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Education, Research Program Boosts Struggling Mental Health Sector

  • Tatenda Gumbo

A psychiatry education and research program in Zimbabwe has boosted the number of psychiatrists in the country, ensuring improved mental health services, according to the Institute of Psychiatry at King’s College in London.

The five-year program called Improving Mental Health Education and Research in Zimbabwe (IMHERZ), in collaboration with University of Zimbabwe College of Health Sciences and Institute of Psychiatry at King’s College among other institutions, is funded by the United States government’s Medical Education Partnership Initiative.

It has over the four years increased the number psychiatrists from 1 to 6, with 4 more people currently in post-graduate training.

IMHERZ was developed in 2010 as a sustainable and relevant innovation mental health education curriculum with strong emphasis on community-based intervention research coupled with effective long-term initiatives to improve retention of graduates and the faculty.

Stakeholders say the program has not only shown improvement in the number of psychiatrists working in the country but the implementation of two public-sector child and adolescent psychiatry clinics in Harare, forensic and community outreach and HIV mental health services.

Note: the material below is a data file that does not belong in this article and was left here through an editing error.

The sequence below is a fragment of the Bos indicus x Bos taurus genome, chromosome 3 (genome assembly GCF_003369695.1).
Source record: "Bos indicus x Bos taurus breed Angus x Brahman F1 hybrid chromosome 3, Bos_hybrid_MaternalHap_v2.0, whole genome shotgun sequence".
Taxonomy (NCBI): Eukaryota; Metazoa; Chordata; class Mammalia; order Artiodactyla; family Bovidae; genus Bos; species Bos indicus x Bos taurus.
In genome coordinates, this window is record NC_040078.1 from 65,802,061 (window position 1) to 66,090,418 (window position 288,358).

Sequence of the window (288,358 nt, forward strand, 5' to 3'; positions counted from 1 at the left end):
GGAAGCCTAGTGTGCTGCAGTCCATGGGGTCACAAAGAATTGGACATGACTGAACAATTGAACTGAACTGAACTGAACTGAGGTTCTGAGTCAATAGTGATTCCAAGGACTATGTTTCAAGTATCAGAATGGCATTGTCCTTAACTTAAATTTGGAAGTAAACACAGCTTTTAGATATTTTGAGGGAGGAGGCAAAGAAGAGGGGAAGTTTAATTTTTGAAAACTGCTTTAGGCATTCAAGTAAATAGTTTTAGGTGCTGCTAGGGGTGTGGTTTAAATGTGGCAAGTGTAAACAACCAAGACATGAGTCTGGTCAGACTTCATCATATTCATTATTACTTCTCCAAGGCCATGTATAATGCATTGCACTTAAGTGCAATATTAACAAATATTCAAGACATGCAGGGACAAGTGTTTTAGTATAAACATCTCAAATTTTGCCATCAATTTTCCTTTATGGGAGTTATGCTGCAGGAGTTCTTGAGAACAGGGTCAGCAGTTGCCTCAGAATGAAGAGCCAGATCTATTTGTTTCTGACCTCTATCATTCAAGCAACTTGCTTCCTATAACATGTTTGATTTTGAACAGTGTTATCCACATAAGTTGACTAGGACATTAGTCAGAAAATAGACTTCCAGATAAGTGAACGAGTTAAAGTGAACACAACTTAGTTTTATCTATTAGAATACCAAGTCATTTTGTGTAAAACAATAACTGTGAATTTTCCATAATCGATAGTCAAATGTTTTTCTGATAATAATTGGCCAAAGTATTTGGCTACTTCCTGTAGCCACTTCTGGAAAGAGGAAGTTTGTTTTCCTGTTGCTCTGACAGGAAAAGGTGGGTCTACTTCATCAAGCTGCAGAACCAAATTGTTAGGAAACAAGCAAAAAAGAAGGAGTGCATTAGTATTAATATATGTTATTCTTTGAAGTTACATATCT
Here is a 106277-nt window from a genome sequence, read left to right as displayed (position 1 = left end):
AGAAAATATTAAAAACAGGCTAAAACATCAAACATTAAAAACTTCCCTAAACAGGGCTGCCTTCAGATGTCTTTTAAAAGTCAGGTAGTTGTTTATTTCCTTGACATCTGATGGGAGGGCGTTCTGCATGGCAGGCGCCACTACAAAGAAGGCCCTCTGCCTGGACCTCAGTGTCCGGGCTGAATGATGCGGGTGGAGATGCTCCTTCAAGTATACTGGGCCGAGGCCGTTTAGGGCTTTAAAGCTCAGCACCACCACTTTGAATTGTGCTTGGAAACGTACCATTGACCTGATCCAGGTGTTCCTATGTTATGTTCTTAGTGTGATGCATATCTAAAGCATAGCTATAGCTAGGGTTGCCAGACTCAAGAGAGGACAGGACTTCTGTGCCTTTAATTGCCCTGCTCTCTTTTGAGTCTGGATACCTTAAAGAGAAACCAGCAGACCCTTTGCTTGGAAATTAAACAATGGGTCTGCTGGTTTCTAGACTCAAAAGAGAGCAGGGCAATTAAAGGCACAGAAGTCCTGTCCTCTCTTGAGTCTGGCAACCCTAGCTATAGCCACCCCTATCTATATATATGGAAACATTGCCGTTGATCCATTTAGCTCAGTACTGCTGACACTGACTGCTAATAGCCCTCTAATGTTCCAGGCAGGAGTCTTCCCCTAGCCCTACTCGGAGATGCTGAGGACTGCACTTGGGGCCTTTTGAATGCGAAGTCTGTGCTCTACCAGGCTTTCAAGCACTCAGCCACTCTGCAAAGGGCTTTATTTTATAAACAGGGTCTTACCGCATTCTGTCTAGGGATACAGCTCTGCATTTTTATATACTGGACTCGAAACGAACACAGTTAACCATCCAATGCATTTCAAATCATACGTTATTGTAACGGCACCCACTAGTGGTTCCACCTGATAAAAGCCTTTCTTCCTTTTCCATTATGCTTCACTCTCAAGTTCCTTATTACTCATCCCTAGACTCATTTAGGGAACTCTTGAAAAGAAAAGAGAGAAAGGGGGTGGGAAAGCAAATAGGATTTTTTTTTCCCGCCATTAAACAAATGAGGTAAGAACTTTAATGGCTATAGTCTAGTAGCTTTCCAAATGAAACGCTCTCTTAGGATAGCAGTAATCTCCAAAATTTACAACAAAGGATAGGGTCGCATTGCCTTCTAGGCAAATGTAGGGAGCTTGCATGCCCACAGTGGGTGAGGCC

Dr. Melanie Abas of the Institute of Psychiatry at King’s College said due to Zimbabwe’s economic difficulties over past decade and the issue of “brain drain,” which saw hundreds of health professionals seeking greener pastures in other countries, the health sector particularly the mental health sector was depleted.

"It was a great opportunity for Zimbabwe to get connected with the PEPFAR and to get funds to build expertise for mental health in the country,” said Abas.

Abas said at the inception of the program Zimbabwe had one psychiatrist at the University of Zimbabwe, who now has the assistance of a proper team committed to the growth of mental health services in the country.


Development of child and adolescent clinics has been the particular highlight of the 5-year program giving families in Zimbabwe a place to seek appropriate care which otherwise had been unavailable.

“Child’s mental health is very under recognized as an area of need, as a lot of children’s mental health needs are hidden because children don’t tend to complain, they sit quietly” said Abas.

She added families now realize this is an area where they are able to access proper support and see their children thrive.

The US-backed Medical Education Partnership Initiative which was created to train doctors in Zimbabwe under its programs, expects by 2015 to have enhanced the quality of medical education, increase resources, continue retention of medical workers, target communities with regionally relevant research and create sustainability in the sector.

Other stakeholders currently collaborating with the IMHERZ program include the University College London, University of Cape Town, London School of Hygiene and Tropical Medicine and the Harvard Medical School. Program funding is expected to end September 2015.